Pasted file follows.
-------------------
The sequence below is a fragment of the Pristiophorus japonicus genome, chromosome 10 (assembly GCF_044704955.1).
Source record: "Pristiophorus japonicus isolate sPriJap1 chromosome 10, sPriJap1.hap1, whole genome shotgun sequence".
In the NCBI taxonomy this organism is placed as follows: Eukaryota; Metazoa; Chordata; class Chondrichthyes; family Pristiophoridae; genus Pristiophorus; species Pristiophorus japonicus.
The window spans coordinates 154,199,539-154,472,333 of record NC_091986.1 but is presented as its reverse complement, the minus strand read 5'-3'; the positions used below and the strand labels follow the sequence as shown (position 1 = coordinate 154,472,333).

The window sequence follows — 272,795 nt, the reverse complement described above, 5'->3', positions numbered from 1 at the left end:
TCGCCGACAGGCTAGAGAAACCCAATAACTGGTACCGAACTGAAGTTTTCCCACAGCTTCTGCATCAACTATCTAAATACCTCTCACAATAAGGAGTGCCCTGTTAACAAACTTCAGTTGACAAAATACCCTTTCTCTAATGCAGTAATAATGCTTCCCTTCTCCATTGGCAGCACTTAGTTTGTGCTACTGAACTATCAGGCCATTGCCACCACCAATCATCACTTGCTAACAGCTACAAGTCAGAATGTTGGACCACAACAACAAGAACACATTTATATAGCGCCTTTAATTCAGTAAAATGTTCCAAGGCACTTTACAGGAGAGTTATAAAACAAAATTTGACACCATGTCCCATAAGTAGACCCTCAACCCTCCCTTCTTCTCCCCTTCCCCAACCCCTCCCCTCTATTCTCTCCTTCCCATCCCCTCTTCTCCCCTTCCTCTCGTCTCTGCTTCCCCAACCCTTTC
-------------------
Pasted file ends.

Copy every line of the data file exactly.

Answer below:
The sequence below is a fragment of the Pristiophorus japonicus genome, chromosome 10 (assembly GCF_044704955.1).
Source record: "Pristiophorus japonicus isolate sPriJap1 chromosome 10, sPriJap1.hap1, whole genome shotgun sequence".
In the NCBI taxonomy this organism is placed as follows: Eukaryota; Metazoa; Chordata; class Chondrichthyes; family Pristiophoridae; genus Pristiophorus; species Pristiophorus japonicus.
The window spans coordinates 154,199,539-154,472,333 of record NC_091986.1 but is presented as its reverse complement, the minus strand read 5'-3'; the positions used below and the strand labels follow the sequence as shown (position 1 = coordinate 154,472,333).

The window sequence follows — 272,795 nt, the reverse complement described above, 5'->3', positions numbered from 1 at the left end:
TCGCCGACAGGCTAGAGAAACCCAATAACTGGTACCGAACTGAAGTTTTCCCACAGCTTCTGCATCAACTATCTAAATACCTCTCACAATAAGGAGTGCCCTGTTAACAAACTTCAGTTGACAAAATACCCTTTCTCTAATGCAGTAATAATGCTTCCCTTCTCCATTGGCAGCACTTAGTTTGTGCTACTGAACTATCAGGCCATTGCCACCACCAATCATCACTTGCTAACAGCTACAAGTCAGAATGTTGGACCACAACAACAAGAACACATTTATATAGCGCCTTTAATTCAGTAAAATGTTCCAAGGCACTTTACAGGAGAGTTATAAAACAAAATTTGACACCATGTCCCATAAGTAGACCCTCAACCCTCCCTTCTTCTCCCCTTCCCCAACCCCTCCCCTCTATTCTCTCCTTCCCATCCCCTCTTCTCCCCTTCCTCTCGTCTCTGCTTCCCCAACCCTTTC